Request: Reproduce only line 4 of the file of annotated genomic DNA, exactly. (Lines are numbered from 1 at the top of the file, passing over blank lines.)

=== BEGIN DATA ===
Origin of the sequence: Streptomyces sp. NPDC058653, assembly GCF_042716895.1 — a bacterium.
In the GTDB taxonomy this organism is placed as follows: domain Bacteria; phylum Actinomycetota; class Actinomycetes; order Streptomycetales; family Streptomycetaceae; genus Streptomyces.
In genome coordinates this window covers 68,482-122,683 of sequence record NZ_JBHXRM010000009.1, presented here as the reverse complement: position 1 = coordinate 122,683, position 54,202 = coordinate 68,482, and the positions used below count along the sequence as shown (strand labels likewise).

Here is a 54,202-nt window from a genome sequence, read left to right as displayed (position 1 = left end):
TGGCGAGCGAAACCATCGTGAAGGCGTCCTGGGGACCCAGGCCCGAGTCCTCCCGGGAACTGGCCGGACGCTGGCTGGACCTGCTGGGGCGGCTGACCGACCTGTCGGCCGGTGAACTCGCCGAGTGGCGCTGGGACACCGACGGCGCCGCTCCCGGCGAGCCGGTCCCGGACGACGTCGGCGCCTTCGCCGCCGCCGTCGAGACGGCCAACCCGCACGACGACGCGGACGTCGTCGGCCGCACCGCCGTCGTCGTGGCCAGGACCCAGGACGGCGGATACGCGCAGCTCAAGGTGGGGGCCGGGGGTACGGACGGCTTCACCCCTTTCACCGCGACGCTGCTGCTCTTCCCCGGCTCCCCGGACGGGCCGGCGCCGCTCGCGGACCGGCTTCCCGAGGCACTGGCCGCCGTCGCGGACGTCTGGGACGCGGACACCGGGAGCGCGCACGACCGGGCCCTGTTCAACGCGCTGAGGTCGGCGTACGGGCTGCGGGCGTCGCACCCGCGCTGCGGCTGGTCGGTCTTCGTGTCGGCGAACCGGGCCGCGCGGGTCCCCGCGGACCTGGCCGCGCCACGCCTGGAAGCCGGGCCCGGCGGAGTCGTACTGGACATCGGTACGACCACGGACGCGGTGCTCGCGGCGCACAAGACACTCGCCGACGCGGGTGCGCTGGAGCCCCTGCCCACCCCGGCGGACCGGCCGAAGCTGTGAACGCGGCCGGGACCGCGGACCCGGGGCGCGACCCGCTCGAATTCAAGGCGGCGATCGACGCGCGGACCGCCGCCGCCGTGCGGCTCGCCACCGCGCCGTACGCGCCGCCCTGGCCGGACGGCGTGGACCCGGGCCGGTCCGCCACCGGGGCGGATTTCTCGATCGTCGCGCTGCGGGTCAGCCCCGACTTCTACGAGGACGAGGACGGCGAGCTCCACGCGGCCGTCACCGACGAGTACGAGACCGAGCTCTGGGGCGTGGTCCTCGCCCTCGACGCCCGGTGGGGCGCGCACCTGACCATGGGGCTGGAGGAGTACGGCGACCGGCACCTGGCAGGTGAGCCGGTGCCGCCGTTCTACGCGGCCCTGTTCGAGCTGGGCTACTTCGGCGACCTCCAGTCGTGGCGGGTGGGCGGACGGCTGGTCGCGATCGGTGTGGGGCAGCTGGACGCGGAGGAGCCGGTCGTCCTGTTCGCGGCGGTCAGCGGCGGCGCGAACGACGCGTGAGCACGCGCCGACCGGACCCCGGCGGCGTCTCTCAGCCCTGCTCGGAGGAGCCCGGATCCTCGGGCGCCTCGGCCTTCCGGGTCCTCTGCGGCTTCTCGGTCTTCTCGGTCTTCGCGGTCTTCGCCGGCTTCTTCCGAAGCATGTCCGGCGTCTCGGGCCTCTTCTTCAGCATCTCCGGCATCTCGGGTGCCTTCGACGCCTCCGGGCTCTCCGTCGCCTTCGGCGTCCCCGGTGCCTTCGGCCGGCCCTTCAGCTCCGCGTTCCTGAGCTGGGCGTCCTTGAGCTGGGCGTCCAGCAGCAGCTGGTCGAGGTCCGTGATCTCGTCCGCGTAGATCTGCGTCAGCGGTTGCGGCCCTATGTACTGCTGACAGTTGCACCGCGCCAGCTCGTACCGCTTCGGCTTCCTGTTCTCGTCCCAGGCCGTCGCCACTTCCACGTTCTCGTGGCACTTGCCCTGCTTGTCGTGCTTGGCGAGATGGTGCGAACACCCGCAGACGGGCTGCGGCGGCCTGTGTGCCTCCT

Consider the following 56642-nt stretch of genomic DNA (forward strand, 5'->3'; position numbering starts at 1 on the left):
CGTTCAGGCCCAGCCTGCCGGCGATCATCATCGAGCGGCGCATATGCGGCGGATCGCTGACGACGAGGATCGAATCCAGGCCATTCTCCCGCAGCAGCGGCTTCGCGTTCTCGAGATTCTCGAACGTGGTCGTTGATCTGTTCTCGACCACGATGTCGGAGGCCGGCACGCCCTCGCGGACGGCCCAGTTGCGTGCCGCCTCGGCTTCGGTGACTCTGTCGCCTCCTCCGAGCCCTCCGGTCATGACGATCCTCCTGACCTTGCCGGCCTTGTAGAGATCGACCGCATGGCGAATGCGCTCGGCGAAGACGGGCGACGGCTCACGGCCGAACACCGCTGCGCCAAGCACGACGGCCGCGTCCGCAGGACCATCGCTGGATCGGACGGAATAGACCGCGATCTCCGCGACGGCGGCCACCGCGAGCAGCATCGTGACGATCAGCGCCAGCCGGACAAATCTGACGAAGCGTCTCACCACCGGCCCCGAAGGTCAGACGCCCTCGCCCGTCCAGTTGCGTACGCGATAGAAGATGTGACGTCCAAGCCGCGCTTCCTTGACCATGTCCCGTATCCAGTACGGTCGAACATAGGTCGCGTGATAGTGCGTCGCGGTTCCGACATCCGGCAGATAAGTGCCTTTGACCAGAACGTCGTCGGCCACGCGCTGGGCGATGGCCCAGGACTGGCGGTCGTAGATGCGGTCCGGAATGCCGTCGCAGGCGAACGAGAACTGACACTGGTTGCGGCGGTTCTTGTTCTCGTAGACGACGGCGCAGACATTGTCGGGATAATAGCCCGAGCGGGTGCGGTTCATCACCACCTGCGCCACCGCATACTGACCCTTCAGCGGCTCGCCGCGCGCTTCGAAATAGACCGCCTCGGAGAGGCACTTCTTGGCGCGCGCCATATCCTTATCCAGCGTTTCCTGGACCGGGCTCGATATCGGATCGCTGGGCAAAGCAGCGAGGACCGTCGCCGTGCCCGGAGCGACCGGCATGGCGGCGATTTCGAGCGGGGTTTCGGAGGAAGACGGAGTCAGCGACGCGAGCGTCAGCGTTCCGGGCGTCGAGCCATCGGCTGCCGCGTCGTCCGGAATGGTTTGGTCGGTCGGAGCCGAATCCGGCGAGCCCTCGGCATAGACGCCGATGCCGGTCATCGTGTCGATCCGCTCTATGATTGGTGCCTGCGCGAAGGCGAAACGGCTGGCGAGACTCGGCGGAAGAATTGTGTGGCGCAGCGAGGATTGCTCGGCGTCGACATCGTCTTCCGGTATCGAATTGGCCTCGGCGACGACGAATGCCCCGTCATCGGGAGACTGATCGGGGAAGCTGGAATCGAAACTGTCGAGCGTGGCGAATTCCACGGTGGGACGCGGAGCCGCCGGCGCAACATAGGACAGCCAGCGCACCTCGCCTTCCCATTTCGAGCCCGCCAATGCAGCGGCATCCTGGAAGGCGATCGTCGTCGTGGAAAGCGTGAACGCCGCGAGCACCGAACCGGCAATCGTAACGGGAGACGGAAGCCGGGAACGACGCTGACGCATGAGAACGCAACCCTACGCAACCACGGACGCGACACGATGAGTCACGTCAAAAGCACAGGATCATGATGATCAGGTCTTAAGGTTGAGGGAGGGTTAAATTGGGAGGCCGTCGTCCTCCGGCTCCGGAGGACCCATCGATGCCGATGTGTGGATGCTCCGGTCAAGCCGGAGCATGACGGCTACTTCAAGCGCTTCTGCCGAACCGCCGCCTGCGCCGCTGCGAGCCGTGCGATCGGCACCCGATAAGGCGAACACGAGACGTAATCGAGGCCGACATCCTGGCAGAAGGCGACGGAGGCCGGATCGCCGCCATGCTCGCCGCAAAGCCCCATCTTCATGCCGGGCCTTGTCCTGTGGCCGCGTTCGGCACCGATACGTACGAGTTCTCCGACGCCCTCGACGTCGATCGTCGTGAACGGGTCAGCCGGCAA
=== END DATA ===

Here is a 54,202-nt window from a genome sequence, read left to right as displayed (position 1 = left end):